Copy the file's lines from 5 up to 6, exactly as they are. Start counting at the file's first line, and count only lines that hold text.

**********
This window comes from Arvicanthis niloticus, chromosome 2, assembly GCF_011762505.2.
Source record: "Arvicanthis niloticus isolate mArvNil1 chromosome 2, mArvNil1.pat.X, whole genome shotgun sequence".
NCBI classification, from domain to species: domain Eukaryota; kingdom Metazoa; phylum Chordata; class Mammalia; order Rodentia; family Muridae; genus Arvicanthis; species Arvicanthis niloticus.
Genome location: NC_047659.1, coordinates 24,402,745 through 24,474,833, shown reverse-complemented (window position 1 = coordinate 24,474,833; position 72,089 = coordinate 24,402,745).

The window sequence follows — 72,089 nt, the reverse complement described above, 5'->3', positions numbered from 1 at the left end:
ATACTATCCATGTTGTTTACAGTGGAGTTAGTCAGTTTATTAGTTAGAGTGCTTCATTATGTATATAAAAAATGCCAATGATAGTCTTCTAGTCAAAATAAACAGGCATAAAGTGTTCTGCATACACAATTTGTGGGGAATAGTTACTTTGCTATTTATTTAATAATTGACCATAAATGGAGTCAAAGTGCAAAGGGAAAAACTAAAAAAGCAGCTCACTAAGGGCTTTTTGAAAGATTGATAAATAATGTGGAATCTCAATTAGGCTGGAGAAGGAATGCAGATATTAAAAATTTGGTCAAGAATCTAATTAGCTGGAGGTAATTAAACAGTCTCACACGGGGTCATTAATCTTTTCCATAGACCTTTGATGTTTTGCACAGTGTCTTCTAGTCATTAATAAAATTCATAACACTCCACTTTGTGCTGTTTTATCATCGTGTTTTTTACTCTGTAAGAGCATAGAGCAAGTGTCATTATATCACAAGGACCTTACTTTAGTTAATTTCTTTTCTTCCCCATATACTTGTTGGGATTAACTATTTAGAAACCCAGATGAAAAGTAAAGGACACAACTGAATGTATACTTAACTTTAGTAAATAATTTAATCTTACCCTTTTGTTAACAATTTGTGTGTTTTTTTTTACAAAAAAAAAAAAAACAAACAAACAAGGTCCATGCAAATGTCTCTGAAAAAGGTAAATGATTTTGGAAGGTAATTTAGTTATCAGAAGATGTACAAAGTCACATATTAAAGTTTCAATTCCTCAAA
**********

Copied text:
The window sequence follows — 72,089 nt, the reverse complement described above, 5'->3', positions numbered from 1 at the left end:
ATACTATCCATGTTGTTTACAGTGGAGTTAGTCAGTTTATTAGTTAGAGTGCTTCATTATGTATATAAAAAATGCCAATGATAGTCTTCTAGTCAAAATAAACAGGCATAAAGTGTTCTGCATACACAATTTGTGGGGAATAGTTACTTTGCTATTTATTTAATAATTGACCATAAATGGAGTCAAAGTGCAAAGGGAAAAACTAAAAAAGCAGCTCACTAAGGGCTTTTTGAAAGATTGATAAATAATGTGGAATCTCAATTAGGCTGGAGAAGGAATGCAGATATTAAAAATTTGGTCAAGAATCTAATTAGCTGGAGGTAATTAAACAGTCTCACACGGGGTCATTAATCTTTTCCATAGACCTTTGATGTTTTGCACAGTGTCTTCTAGTCATTAATAAAATTCATAACACTCCACTTTGTGCTGTTTTATCATCGTGTTTTTTACTCTGTAAGAGCATAGAGCAAGTGTCATTATATCACAAGGACCTTACTTTAGTTAATTTCTTTTCTTCCCCATATACTTGTTGGGATTAACTATTTAGAAACCCAGATGAAAAGTAAAGGACACAACTGAATGTATACTTAACTTTAGTAAATAATTTAATCTTACCCTTTTGTTAACAATTTGTGTGTTTTTTTTTACAAAAAAAAAAAAAACAAACAAACAAGGTCCATGCAAATGTCTCTGAAAAAGGTAAATGATTTTGGAAGGTAATTTAGTTATCAGAAGATGTACAAAGTCACATATTAAAGTTTCAATTCCTCAAA